It isn't difficult once you have gone through the process a couple times.

Caveat: if you decide to be clever and edit the road properties of multiple segments at a time, familiarize yourself with the known problems with mass-editing first. It can be done--but if you're not careful, you'll find that all the road segments have reverted to Streets...in Alabama...and any alternate road names will be lost. I wish I were kidding.

Highways and Ramps

Useful long-range navigation is impossible with Waze if the highways are broken. Since limited-access roads--typically Freeways & Major Highways--offer more to think about (and more opportunities to mess them up) than typical surface-road work, this section is very important.


The term "limited-access road" here refers to a road that is multi-laned in each direction, with a physical barrier between directions, and which can be entered & exited solely by ramps. Such roads almost always should be mapped as separate one-way segments--and other roads almost never should be.


As stated elsewhere, off-ramps should be named according to their exit number if they have one, as well as whatever is on the actual exit sign; e.g., "Exit 7: Rte 3 S / Braintree / Cape Cod". On-ramps should be named "to" whatever they lead to; e.g., "to I-93 S / Quincy / Providence RI". Ramps should always be locked to preserve directionality, since they often run especially close to other ramps that flow in the opposite direction. (Not locking ramps means you will end up coming back later to fix a ramp that has become two-way--and has started directing traffic accordingly.) Remember to check connectivity and turn restrictions while you're there.

Overpasses & Underpasses

Recent experience has changed my thinking regarding road levels. Given the current editor limitations, I have found that it is more important to know that road level is an issue for a particular segment (e.g., a mile-long stretch of highway that extends well beyond the screen boundaries), than what its actual value is, or of maintaining a consistent level across multiple segments of the same road.

I use level 0 as a "sentinel value" that signifies that a segment has no overpasses or underpasses. When editing an over/underpass, if either segment is at level 0, set it to a non-zero value that reflects its relative level. If both levels are already non-zero, either they are already correct--in which case no further action is required--or they are incorrect, in which case the area needs to be studied carefully, so as not to "break" other intersections that have already been evaluated and assigned.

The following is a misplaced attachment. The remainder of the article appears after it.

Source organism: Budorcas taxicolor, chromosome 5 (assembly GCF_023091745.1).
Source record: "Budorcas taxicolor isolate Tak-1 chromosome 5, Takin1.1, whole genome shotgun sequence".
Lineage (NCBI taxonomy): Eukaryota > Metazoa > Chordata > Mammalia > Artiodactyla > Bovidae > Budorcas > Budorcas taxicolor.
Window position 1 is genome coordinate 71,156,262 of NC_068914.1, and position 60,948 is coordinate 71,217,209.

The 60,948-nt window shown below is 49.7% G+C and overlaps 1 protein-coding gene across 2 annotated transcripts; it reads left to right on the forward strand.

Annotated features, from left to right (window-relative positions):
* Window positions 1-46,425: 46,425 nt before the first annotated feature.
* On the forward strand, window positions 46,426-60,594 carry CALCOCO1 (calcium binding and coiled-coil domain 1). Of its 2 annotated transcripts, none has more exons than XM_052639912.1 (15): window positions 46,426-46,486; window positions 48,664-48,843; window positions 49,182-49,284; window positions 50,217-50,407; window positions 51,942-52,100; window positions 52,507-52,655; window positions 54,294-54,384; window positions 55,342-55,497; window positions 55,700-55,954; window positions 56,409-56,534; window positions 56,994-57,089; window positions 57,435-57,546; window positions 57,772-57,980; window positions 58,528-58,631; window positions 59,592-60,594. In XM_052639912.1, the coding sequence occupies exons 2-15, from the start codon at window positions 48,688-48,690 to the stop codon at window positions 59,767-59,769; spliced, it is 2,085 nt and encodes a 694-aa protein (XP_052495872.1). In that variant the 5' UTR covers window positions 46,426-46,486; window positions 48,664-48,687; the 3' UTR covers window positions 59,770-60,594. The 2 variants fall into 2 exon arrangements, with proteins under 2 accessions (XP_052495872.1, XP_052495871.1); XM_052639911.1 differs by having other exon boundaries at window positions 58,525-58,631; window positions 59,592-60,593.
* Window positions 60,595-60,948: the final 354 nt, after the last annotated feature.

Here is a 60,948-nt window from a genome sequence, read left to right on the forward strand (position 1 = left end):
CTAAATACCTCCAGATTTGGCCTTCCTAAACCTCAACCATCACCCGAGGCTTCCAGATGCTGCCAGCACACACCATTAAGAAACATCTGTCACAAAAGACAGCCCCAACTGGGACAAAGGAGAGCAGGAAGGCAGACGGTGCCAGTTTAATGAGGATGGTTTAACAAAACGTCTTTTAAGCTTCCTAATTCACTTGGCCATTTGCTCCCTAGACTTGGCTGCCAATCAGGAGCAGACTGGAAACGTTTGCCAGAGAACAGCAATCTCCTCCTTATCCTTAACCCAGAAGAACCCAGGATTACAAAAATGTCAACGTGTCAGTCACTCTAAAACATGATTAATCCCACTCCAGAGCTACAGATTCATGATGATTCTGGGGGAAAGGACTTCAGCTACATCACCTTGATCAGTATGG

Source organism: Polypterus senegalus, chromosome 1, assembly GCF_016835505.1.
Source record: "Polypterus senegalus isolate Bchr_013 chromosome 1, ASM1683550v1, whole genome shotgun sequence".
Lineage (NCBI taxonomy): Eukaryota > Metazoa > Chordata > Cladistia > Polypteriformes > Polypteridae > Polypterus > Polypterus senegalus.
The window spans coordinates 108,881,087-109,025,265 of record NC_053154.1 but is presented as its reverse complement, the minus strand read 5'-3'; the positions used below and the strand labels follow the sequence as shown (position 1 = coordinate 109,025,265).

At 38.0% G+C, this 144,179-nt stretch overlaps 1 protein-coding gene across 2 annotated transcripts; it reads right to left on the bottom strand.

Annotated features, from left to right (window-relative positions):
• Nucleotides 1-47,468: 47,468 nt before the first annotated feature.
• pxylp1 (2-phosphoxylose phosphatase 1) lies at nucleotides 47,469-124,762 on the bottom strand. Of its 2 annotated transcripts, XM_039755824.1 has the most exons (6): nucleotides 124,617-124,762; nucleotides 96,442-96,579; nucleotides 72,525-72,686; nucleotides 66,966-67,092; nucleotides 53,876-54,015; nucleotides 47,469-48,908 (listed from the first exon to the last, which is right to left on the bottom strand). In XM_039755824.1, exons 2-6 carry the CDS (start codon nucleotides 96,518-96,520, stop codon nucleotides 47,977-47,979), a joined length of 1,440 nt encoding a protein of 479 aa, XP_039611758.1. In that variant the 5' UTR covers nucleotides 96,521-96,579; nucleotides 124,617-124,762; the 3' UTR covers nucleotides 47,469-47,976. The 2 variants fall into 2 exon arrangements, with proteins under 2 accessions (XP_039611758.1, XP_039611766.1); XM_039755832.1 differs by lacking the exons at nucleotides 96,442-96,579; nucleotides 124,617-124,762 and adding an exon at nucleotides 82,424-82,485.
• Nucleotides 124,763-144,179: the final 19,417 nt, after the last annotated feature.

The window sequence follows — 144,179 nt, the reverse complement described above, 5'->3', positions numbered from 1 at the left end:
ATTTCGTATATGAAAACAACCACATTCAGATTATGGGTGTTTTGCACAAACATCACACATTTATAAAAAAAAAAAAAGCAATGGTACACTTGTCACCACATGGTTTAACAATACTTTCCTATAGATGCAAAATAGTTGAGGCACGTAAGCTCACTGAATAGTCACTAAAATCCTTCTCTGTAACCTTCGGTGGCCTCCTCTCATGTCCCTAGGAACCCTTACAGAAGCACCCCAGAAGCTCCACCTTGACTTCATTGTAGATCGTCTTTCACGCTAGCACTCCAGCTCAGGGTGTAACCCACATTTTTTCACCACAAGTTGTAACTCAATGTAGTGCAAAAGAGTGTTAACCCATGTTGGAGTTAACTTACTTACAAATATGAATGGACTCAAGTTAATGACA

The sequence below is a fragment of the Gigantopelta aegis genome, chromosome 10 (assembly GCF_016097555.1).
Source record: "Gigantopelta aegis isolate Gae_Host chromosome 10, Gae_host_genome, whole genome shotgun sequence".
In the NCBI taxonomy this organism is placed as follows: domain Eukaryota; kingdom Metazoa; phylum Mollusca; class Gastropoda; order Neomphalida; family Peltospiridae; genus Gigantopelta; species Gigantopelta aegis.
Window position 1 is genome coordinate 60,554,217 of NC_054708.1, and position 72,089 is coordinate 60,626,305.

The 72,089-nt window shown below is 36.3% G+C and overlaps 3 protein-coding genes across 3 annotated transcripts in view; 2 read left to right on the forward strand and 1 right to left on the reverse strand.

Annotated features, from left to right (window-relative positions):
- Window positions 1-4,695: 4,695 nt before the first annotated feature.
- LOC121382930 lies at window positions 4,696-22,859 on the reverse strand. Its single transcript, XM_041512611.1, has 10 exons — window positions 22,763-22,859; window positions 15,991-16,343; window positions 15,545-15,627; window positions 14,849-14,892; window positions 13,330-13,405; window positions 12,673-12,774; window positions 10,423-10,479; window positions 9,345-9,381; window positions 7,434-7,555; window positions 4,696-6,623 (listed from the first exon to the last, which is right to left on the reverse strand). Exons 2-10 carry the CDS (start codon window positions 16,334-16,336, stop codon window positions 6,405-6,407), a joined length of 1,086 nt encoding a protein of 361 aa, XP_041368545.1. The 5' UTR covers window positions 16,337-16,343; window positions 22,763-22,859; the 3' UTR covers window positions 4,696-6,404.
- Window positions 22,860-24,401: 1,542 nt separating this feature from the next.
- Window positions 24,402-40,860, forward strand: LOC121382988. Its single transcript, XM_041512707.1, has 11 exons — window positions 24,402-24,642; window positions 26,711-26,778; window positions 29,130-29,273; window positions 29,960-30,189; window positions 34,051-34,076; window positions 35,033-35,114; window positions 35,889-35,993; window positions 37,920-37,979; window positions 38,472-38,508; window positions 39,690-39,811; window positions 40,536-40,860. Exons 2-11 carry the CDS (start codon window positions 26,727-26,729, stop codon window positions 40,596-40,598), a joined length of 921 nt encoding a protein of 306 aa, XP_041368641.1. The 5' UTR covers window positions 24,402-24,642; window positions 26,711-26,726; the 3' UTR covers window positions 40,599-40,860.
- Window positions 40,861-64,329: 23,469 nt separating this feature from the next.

In many cases, the conflict can be resolved simply by adjusting one segment's level, or perhaps several segments will need to be adjusted. Proceed with caution. In really complicated situations, it might help to draw a picture, or to start by looking for the top-most or bottom-most segment. Or perhaps take a course in Topology at your local community college.

Occasionally you will run into a situation in which no set of values will work. For example, three segments named A, B and C: A crosses over B, B crosses over C, and C crosses over A. So A > B > C > A... now what? Either pretend that one of the segments crosses over both of the others, or add a junction to one of the segments so that it can have two different levels as needed--and hope nobody deletes that "unnecessary" junction without investigating why it might be there. (In this example it might even make sense to add junctions to all three segments, just to make it clearer to the next AM what you're trying to accomplish.)

Caveat re. Levels

No matter what levels road segments are assigned, if you pin a junction through them, they now form a navigable intersection, and Waze will instruct people to turn off of bridges and onto the cross-streets below. If you are looking at an over/underpass, and there is a junction where the roads cross, get rid of it. First, make sure the levels of the road segments are correct, and that all the other info. of each pair of road segments match. At that point, deleting the junction will most likely work. If not (perhaps because a ramp or another road segment prevents you from deleting it), you can try:

Bridging Roads

Select the two segments that cross over/under the intersection, then click on the "Bridge" link. If all goes well, the selected segments will be separated from the underlying junction, consolidated into a single segment, and their level increased by 1. Failing that, you may have to disconnect both sides of the over/underpassing road from the junction, make sure their levels are correct, and then re-connect them.

Handling Restricted Lanes

At this time, Waze does not have a facility to handle restricted lanes; e.g., high-occupancy/"car pool" lanes, lanes that are open (or change direction) at certain times of day, etc.. This is important because these lanes sometimes have their own ramps that the regular lanes do not have, and they often run alongside the main road, so that GPS has a hard time discriminating between the two. The result is driving instructions that can range from incorrect to deadly.